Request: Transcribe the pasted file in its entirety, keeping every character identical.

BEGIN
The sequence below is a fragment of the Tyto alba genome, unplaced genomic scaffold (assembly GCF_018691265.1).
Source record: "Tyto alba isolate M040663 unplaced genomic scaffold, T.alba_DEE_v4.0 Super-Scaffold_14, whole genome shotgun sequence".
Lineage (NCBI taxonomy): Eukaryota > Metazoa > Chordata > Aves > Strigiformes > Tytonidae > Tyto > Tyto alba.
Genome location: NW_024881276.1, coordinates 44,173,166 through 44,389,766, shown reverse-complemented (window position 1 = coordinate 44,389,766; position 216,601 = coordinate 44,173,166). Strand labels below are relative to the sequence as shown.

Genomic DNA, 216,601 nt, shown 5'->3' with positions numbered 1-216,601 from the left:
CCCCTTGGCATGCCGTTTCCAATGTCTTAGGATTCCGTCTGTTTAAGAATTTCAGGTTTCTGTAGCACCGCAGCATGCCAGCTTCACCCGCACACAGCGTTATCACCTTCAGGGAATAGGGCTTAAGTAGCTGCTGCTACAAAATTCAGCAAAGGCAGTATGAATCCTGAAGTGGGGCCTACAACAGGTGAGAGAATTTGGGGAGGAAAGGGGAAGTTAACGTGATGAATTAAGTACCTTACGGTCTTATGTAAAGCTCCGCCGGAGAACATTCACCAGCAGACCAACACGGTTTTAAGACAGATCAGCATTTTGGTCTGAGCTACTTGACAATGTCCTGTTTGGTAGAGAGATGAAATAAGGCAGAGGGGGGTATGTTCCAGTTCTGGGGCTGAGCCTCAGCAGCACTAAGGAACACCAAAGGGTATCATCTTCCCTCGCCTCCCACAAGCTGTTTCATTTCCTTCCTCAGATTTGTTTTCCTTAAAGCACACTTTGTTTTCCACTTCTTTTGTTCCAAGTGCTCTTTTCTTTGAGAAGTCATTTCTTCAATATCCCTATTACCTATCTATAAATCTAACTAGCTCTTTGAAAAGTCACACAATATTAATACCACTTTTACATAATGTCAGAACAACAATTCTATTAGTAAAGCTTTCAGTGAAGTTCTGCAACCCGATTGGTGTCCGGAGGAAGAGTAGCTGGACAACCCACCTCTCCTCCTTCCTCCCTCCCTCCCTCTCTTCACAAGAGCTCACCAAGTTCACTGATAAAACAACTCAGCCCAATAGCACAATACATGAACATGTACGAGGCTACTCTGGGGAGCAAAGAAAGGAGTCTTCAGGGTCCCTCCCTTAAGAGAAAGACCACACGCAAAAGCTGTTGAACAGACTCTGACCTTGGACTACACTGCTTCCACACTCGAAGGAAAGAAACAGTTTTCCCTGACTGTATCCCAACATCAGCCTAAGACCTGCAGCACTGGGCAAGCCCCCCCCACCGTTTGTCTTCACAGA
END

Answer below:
The sequence below is a fragment of the Tyto alba genome, unplaced genomic scaffold (assembly GCF_018691265.1).
Source record: "Tyto alba isolate M040663 unplaced genomic scaffold, T.alba_DEE_v4.0 Super-Scaffold_14, whole genome shotgun sequence".
Lineage (NCBI taxonomy): Eukaryota > Metazoa > Chordata > Aves > Strigiformes > Tytonidae > Tyto > Tyto alba.
Genome location: NW_024881276.1, coordinates 44,173,166 through 44,389,766, shown reverse-complemented (window position 1 = coordinate 44,389,766; position 216,601 = coordinate 44,173,166). Strand labels below are relative to the sequence as shown.

Genomic DNA, 216,601 nt, shown 5'->3' with positions numbered 1-216,601 from the left:
CCCCTTGGCATGCCGTTTCCAATGTCTTAGGATTCCGTCTGTTTAAGAATTTCAGGTTTCTGTAGCACCGCAGCATGCCAGCTTCACCCGCACACAGCGTTATCACCTTCAGGGAATAGGGCTTAAGTAGCTGCTGCTACAAAATTCAGCAAAGGCAGTATGAATCCTGAAGTGGGGCCTACAACAGGTGAGAGAATTTGGGGAGGAAAGGGGAAGTTAACGTGATGAATTAAGTACCTTACGGTCTTATGTAAAGCTCCGCCGGAGAACATTCACCAGCAGACCAACACGGTTTTAAGACAGATCAGCATTTTGGTCTGAGCTACTTGACAATGTCCTGTTTGGTAGAGAGATGAAATAAGGCAGAGGGGGGTATGTTCCAGTTCTGGGGCTGAGCCTCAGCAGCACTAAGGAACACCAAAGGGTATCATCTTCCCTCGCCTCCCACAAGCTGTTTCATTTCCTTCCTCAGATTTGTTTTCCTTAAAGCACACTTTGTTTTCCACTTCTTTTGTTCCAAGTGCTCTTTTCTTTGAGAAGTCATTTCTTCAATATCCCTATTACCTATCTATAAATCTAACTAGCTCTTTGAAAAGTCACACAATATTAATACCACTTTTACATAATGTCAGAACAACAATTCTATTAGTAAAGCTTTCAGTGAAGTTCTGCAACCCGATTGGTGTCCGGAGGAAGAGTAGCTGGACAACCCACCTCTCCTCCTTCCTCCCTCCCTCCCTCTCTTCACAAGAGCTCACCAAGTTCACTGATAAAACAACTCAGCCCAATAGCACAATACATGAACATGTACGAGGCTACTCTGGGGAGCAAAGAAAGGAGTCTTCAGGGTCCCTCCCTTAAGAGAAAGACCACACGCAAAAGCTGTTGAACAGACTCTGACCTTGGACTACACTGCTTCCACACTCGAAGGAAAGAAACAGTTTTCCCTGACTGTATCCCAACATCAGCCTAAGACCTGCAGCACTGGGCAAGCCCCCCCCACCGTTTGTCTTCACAGA